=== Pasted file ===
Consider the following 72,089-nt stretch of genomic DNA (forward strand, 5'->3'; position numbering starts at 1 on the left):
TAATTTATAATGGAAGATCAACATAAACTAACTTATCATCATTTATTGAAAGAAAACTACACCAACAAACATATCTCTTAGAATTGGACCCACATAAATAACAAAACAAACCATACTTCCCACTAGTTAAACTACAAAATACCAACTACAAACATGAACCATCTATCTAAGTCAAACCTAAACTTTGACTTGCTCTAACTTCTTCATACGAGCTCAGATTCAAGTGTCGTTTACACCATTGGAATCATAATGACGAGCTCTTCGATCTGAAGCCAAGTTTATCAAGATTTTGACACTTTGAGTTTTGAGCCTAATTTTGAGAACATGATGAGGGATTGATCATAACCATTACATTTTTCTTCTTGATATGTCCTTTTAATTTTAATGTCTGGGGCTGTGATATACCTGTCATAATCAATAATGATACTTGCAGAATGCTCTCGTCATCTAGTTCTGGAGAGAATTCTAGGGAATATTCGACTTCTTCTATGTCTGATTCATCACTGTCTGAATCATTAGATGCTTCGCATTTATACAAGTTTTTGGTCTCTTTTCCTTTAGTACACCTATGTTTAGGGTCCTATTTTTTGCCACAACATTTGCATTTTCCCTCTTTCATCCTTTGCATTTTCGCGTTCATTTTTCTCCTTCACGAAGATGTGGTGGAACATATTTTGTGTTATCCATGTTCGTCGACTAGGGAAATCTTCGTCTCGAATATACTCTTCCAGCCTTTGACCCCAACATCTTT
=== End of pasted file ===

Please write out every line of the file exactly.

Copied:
Consider the following 72,089-nt stretch of genomic DNA (forward strand, 5'->3'; position numbering starts at 1 on the left):
TAATTTATAATGGAAGATCAACATAAACTAACTTATCATCATTTATTGAAAGAAAACTACACCAACAAACATATCTCTTAGAATTGGACCCACATAAATAACAAAACAAACCATACTTCCCACTAGTTAAACTACAAAATACCAACTACAAACATGAACCATCTATCTAAGTCAAACCTAAACTTTGACTTGCTCTAACTTCTTCATACGAGCTCAGATTCAAGTGTCGTTTACACCATTGGAATCATAATGACGAGCTCTTCGATCTGAAGCCAAGTTTATCAAGATTTTGACACTTTGAGTTTTGAGCCTAATTTTGAGAACATGATGAGGGATTGATCATAACCATTACATTTTTCTTCTTGATATGTCCTTTTAATTTTAATGTCTGGGGCTGTGATATACCTGTCATAATCAATAATGATACTTGCAGAATGCTCTCGTCATCTAGTTCTGGAGAGAATTCTAGGGAATATTCGACTTCTTCTATGTCTGATTCATCACTGTCTGAATCATTAGATGCTTCGCATTTATACAAGTTTTTGGTCTCTTTTCCTTTAGTACACCTATGTTTAGGGTCCTATTTTTTGCCACAACATTTGCATTTTCCCTCTTTCATCCTTTGCATTTTCGCGTTCATTTTTCTCCTTCACGAAGATGTGGTGGAACATATTTTGTGTTATCCATGTTCGTCGACTAGGGAAATCTTCGTCTCGAATATACTCTTCCAGCCTTTGACCCCAACATCTTT